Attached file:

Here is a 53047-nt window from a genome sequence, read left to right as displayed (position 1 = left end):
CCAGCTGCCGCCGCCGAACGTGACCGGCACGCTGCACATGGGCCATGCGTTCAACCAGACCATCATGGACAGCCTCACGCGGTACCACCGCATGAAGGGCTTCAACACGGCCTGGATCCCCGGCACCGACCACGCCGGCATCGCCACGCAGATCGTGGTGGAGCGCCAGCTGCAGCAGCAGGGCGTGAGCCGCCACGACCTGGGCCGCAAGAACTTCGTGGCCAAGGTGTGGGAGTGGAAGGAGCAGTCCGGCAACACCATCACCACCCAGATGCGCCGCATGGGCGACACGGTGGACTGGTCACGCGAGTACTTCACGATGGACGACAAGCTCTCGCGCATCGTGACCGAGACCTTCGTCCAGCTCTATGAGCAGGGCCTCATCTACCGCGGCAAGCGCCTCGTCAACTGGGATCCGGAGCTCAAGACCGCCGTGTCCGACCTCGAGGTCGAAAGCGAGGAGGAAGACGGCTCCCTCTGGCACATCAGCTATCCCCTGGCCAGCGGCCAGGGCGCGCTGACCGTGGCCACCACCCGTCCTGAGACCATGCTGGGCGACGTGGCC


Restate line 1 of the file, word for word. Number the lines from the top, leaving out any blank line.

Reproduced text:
Here is a 53047-nt window from a genome sequence, read left to right as displayed (position 1 = left end):